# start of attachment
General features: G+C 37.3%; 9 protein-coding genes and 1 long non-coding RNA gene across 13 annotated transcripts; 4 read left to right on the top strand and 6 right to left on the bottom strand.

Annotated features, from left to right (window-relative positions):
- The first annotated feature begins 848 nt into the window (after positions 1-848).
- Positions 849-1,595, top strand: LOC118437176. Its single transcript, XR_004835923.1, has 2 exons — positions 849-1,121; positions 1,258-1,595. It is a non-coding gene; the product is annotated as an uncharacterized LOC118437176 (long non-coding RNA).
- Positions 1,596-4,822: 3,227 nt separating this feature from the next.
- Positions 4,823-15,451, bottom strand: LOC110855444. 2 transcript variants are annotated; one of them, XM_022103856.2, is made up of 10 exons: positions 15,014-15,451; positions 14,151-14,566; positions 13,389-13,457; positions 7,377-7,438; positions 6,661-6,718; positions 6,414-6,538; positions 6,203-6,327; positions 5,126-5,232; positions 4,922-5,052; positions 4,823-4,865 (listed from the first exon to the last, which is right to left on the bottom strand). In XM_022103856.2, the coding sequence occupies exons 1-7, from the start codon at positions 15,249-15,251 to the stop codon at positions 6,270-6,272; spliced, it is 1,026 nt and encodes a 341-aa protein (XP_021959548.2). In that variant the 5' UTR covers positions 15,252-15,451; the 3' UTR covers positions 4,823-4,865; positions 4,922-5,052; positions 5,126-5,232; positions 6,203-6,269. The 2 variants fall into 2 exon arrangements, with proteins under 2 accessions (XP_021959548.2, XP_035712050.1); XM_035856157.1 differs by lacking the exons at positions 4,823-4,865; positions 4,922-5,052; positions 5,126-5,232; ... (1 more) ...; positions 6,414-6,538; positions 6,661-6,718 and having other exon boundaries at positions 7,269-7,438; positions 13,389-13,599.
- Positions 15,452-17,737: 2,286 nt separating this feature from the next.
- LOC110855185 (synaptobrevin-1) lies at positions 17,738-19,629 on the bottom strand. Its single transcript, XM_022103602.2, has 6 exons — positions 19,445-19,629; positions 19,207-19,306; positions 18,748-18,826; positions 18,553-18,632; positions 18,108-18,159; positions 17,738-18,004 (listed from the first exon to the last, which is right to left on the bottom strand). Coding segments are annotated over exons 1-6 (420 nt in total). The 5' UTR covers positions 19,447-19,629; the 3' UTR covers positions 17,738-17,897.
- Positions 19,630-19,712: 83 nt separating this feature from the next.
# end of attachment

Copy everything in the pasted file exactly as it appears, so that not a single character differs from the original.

General features: G+C 37.3%; 9 protein-coding genes and 1 long non-coding RNA gene across 13 annotated transcripts; 4 read left to right on the top strand and 6 right to left on the bottom strand.

Annotated features, from left to right (window-relative positions):
- The first annotated feature begins 848 nt into the window (after positions 1-848).
- Positions 849-1,595, top strand: LOC118437176. Its single transcript, XR_004835923.1, has 2 exons — positions 849-1,121; positions 1,258-1,595. It is a non-coding gene; the product is annotated as an uncharacterized LOC118437176 (long non-coding RNA).
- Positions 1,596-4,822: 3,227 nt separating this feature from the next.
- Positions 4,823-15,451, bottom strand: LOC110855444. 2 transcript variants are annotated; one of them, XM_022103856.2, is made up of 10 exons: positions 15,014-15,451; positions 14,151-14,566; positions 13,389-13,457; positions 7,377-7,438; positions 6,661-6,718; positions 6,414-6,538; positions 6,203-6,327; positions 5,126-5,232; positions 4,922-5,052; positions 4,823-4,865 (listed from the first exon to the last, which is right to left on the bottom strand). In XM_022103856.2, the coding sequence occupies exons 1-7, from the start codon at positions 15,249-15,251 to the stop codon at positions 6,270-6,272; spliced, it is 1,026 nt and encodes a 341-aa protein (XP_021959548.2). In that variant the 5' UTR covers positions 15,252-15,451; the 3' UTR covers positions 4,823-4,865; positions 4,922-5,052; positions 5,126-5,232; positions 6,203-6,269. The 2 variants fall into 2 exon arrangements, with proteins under 2 accessions (XP_021959548.2, XP_035712050.1); XM_035856157.1 differs by lacking the exons at positions 4,823-4,865; positions 4,922-5,052; positions 5,126-5,232; ... (1 more) ...; positions 6,414-6,538; positions 6,661-6,718 and having other exon boundaries at positions 7,269-7,438; positions 13,389-13,599.
- Positions 15,452-17,737: 2,286 nt separating this feature from the next.
- LOC110855185 (synaptobrevin-1) lies at positions 17,738-19,629 on the bottom strand. Its single transcript, XM_022103602.2, has 6 exons — positions 19,445-19,629; positions 19,207-19,306; positions 18,748-18,826; positions 18,553-18,632; positions 18,108-18,159; positions 17,738-18,004 (listed from the first exon to the last, which is right to left on the bottom strand). Coding segments are annotated over exons 1-6 (420 nt in total). The 5' UTR covers positions 19,447-19,629; the 3' UTR covers positions 17,738-17,897.
- Positions 19,630-19,712: 83 nt separating this feature from the next.